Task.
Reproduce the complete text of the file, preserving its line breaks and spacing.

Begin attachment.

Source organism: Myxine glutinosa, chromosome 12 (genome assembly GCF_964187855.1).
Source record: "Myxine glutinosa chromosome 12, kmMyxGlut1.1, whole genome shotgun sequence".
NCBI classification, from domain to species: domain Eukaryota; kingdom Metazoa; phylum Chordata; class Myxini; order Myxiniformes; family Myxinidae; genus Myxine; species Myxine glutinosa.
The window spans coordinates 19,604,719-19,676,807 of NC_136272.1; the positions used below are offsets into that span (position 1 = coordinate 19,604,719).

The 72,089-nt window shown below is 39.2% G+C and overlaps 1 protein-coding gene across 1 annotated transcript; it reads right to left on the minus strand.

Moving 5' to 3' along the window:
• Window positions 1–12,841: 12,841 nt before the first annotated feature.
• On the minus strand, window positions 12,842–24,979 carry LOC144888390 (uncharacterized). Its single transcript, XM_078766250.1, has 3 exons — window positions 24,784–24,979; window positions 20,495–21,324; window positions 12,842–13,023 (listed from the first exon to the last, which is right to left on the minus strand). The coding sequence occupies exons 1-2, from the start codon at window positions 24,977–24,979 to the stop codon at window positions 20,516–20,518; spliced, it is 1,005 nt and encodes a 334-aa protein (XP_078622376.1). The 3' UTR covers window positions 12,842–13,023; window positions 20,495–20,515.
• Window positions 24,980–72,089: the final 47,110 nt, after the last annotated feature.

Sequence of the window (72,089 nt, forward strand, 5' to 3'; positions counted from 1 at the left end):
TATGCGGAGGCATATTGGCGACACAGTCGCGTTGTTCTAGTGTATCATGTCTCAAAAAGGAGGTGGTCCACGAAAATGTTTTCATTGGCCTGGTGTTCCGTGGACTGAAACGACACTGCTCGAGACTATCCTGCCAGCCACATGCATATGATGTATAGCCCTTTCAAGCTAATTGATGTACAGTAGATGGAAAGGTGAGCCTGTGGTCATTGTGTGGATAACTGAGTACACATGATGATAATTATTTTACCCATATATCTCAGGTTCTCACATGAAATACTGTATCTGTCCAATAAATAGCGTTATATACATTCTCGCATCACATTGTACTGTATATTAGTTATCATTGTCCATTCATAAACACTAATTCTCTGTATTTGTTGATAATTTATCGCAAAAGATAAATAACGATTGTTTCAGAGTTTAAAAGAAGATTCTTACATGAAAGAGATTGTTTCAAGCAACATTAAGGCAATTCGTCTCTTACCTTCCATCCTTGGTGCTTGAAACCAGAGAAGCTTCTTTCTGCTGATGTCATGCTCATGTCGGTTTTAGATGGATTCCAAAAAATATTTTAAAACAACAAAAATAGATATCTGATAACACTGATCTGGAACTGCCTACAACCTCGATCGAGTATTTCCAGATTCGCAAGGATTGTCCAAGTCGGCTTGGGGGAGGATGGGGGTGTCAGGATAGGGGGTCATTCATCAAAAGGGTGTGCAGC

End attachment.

Source organism: Myxine glutinosa, chromosome 12 (genome assembly GCF_964187855.1).
Source record: "Myxine glutinosa chromosome 12, kmMyxGlut1.1, whole genome shotgun sequence".
NCBI classification, from domain to species: domain Eukaryota; kingdom Metazoa; phylum Chordata; class Myxini; order Myxiniformes; family Myxinidae; genus Myxine; species Myxine glutinosa.
The window spans coordinates 19,604,719-19,676,807 of NC_136272.1; the positions used below are offsets into that span (position 1 = coordinate 19,604,719).

The 72,089-nt window shown below is 39.2% G+C and overlaps 1 protein-coding gene across 1 annotated transcript; it reads right to left on the minus strand.

Moving 5' to 3' along the window:
• Window positions 1–12,841: 12,841 nt before the first annotated feature.
• On the minus strand, window positions 12,842–24,979 carry LOC144888390 (uncharacterized). Its single transcript, XM_078766250.1, has 3 exons — window positions 24,784–24,979; window positions 20,495–21,324; window positions 12,842–13,023 (listed from the first exon to the last, which is right to left on the minus strand). The coding sequence occupies exons 1-2, from the start codon at window positions 24,977–24,979 to the stop codon at window positions 20,516–20,518; spliced, it is 1,005 nt and encodes a 334-aa protein (XP_078622376.1). The 3' UTR covers window positions 12,842–13,023; window positions 20,495–20,515.
• Window positions 24,980–72,089: the final 47,110 nt, after the last annotated feature.

Sequence of the window (72,089 nt, forward strand, 5' to 3'; positions counted from 1 at the left end):
TATGCGGAGGCATATTGGCGACACAGTCGCGTTGTTCTAGTGTATCATGTCTCAAAAAGGAGGTGGTCCACGAAAATGTTTTCATTGGCCTGGTGTTCCGTGGACTGAAACGACACTGCTCGAGACTATCCTGCCAGCCACATGCATATGATGTATAGCCCTTTCAAGCTAATTGATGTACAGTAGATGGAAAGGTGAGCCTGTGGTCATTGTGTGGATAACTGAGTACACATGATGATAATTATTTTACCCATATATCTCAGGTTCTCACATGAAATACTGTATCTGTCCAATAAATAGCGTTATATACATTCTCGCATCACATTGTACTGTATATTAGTTATCATTGTCCATTCATAAACACTAATTCTCTGTATTTGTTGATAATTTATCGCAAAAGATAAATAACGATTGTTTCAGAGTTTAAAAGAAGATTCTTACATGAAAGAGATTGTTTCAAGCAACATTAAGGCAATTCGTCTCTTACCTTCCATCCTTGGTGCTTGAAACCAGAGAAGCTTCTTTCTGCTGATGTCATGCTCATGTCGGTTTTAGATGGATTCCAAAAAATATTTTAAAACAACAAAAATAGATATCTGATAACACTGATCTGGAACTGCCTACAACCTCGATCGAGTATTTCCAGATTCGCAAGGATTGTCCAAGTCGGCTTGGGGGAGGATGGGGGTGTCAGGATAGGGGGTCATTCATCAAAAGGGTGTGCAGC